6
   

Paint goof - advice please

 
 
chai2
 
Reply Sun 9 Nov, 2008 12:31 pm
I wasn't thinking...

Yesterday I etched our concrete driveway, and today proceeded to paint (tinted garage floor paint.)

First I painted over an area that had been previously stained, then turned to the bare portion.

I'd only painted maybe a 12' by 5' area when wally walked out of the house...

Wally baby, this paint is soaking into the concrete like water...

"Well fucky-do chai, didn't you prime it first?"

uhh.....

anyway, I'm prime the rest during the week, but....can I put primer over the small area I already covered?

Wally sez no, but what does he know?
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Type: Question • Score: 6 • Views: 1,081 • Replies: 15
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boomerang
 
  1  
Reply Sun 9 Nov, 2008 12:50 pm
@chai2,
As far as I know you can put primer over just about anything.
0 Replies
 
Rockhead
 
  1  
Reply Sun 9 Nov, 2008 12:55 pm
@chai2,
I agree with Boom, provided all materials are of the same base...
0 Replies
 
BumbleBeeBoogie
 
  1  
Reply Sun 9 Nov, 2008 12:56 pm
@chai2,
http://home.tips.net/Pages/T003773_Painting_Concrete.html
0 Replies
 
shewolfnm
 
  1  
Reply Sun 9 Nov, 2008 01:01 pm
@chai2,
is this a spot close by the house? Where you have room to put down a little patch of primer and see what they look like side by side? If there is no real difference, just use the primer and go. But if the color difference is extreme, pick which ever way you like and go.
With out primer, wont the color fade from the concrete quicker? That in itself may be a cool effect too..
BumbleBeeBoogie
 
  1  
Reply Sun 9 Nov, 2008 01:05 pm
@shewolfnm,
A sealer is required before priming and painting.

BBB
chai2
 
  1  
Reply Sun 9 Nov, 2008 01:49 pm
@shewolfnm,
thanks everyone.

boom, I knew if you saw the word "paint" in the subject line, you'd be the first one here..

shewolf, I don't think the primer color will make a bit of difference, it's going to get painted over.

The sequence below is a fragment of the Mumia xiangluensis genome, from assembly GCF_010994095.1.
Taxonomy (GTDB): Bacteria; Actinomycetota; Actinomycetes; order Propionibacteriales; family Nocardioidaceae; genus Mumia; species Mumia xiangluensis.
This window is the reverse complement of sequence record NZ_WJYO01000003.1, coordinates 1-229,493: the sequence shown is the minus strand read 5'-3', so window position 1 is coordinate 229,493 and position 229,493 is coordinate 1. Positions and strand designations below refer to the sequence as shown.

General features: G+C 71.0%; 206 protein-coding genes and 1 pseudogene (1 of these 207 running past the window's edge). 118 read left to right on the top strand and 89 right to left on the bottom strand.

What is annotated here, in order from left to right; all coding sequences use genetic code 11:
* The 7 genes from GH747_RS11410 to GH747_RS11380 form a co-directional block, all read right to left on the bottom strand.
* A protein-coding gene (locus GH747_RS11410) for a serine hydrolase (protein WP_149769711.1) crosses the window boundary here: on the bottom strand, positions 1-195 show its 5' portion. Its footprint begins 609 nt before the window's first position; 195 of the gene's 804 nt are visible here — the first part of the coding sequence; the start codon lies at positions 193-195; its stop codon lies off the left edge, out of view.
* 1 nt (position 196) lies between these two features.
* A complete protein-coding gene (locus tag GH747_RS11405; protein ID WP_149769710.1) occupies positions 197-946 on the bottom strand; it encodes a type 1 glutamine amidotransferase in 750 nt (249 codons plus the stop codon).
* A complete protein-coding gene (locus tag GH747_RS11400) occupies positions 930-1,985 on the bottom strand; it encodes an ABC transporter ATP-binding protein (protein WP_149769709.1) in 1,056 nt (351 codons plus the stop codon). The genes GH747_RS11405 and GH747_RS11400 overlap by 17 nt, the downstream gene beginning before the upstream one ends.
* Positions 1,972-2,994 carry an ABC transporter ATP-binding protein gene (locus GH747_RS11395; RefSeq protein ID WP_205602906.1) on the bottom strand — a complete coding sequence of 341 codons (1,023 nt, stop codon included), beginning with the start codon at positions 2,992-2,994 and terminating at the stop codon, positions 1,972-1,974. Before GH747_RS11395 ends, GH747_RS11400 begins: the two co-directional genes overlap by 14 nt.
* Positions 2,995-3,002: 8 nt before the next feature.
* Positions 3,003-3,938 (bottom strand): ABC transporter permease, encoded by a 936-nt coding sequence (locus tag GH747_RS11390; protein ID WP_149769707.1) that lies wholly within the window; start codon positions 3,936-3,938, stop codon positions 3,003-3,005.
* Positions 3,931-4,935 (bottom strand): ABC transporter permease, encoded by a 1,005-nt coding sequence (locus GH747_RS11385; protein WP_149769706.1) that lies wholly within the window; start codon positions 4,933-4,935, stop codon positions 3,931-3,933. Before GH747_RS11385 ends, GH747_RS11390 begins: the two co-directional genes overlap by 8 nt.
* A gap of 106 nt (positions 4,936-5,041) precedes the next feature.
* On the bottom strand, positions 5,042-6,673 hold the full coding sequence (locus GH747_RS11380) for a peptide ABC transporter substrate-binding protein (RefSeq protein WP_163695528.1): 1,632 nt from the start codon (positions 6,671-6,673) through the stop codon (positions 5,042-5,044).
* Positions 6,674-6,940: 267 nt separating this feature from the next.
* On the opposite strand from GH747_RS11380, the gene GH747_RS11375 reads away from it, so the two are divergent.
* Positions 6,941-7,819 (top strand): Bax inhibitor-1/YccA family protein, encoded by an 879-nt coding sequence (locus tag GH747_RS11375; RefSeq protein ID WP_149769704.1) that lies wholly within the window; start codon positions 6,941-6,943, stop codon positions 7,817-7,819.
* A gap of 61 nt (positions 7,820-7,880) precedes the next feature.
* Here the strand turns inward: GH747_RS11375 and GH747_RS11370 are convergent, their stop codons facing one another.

naw, it wouldn't look cool at all letting it just soak in. have you seen my walkway since I painted it (with the primer first)? The driveway's gonna look like that.

I'm going over the stain that didn't work out.
0 Replies
 
chai2
 
  1  
Reply Sun 9 Nov, 2008 01:50 pm
@BumbleBeeBoogie,
actually, the sealer is the last thing you put on.

primer gives the paint something to adhere to and not soak in.

sealer protects the whole shabang.
Intrepid
 
  1  
Reply Sun 9 Nov, 2008 01:56 pm
@chai2,
chai2 wrote:

actually, the sealer is the last thing you put on.

primer gives the paint something to adhere to and not soak in.

sealer protects the whole shabang.


Actually, BBB is correct. You would have to seal the concrete to prevent anything (including the primer) from soaking in.

You are also correct, but not in the case of concrete.
ehBeth
 
  2  
Reply Sun 9 Nov, 2008 02:09 pm
@chai2,
For concrete, you'll want sealer - then primer - then whatever your preferred topcoat is - and then a final sealant.

The primer colour will effect the outcome - which is why you want the same primer base on the entire surface (if you want the top to have a consistent colour).
Intrepid
 
  2  
Reply Sun 9 Nov, 2008 03:12 pm
@ehBeth,
Nice to see that we agree Smile
ehBeth
 
  2  
Reply Sun 9 Nov, 2008 03:15 pm
@Intrepid,
We do? we did Shocked

Very Happy
chai2
 
  1  
Reply Sun 9 Nov, 2008 04:34 pm
@ehBeth,
ok, color me wrong.
0 Replies
 
ossobuco
 
  1  
Reply Sun 9 Nov, 2008 04:53 pm
@Intrepid,
That's right. Concrete is porous.

I'm quiet here, in that I've only seen olden days California small porches, usually with faux spanish houses like my aunt's, have the concrete painted, and, of course, the occasional garage steps - I may do my own one step between garage interior and house to distinguish it to the eye. Have the paint, a shock yellow, and my doing this awaits more clearance of boxes.

My bias is to natural concrete, but I've spec'd integral and dust-on stains many times. Generally, I like paths and driveways to "read away" and not be the stars of the scene. BUT, that said, I'm listening, since I also can get "landscape play".

And I'm nearly always charmed by garden segments like herringbone brick paths, various stone arrangements in japanese gardens, even the decomposed granite between corten steel at the Getty. So I contradict myself at least somewhat, re "reading away".

I've no idea re wear re automobile tonnage on a painted driveway, would be interested if it works over time and under what climate conditions, since, pooper that I am, I like the ability to do this kind of driveway play.
ossobuco
 
  1  
Reply Sun 9 Nov, 2008 05:18 pm
@ossobuco,
I should add I've long loved those California faux spanish houses, even more so as they've disappeared, replaced by McMansions or condo complexes, and I did like the porches.

Probably called spanish colonial, or maybe not - I haven't looked it up. The ones dearest to my heart are/were mostly bungalows, but I also like some of the larger ones. My old boss called them "spanich". Will post a photo of my aunt's place w/porch, one of these days.

Also remember the porches were painted every few years. But that was a long time ago, and I doubt they seal or primed.
0 Replies
 
ehBeth
 
  1  
Reply Sun 9 Nov, 2008 05:50 pm
@ossobuco,
Neighbours of mine did the painted concrete driveway/steps/small porch thing about 7-8 years ago. We've got some pretty dang adverse weather conditions, but with re-sealing at the beginning and end of each season, it all still looks quite good.

Their particular version is a bit sparkly for my taste, but I only have to look at it briefly as I walk to the subway.
0 Replies
 
 

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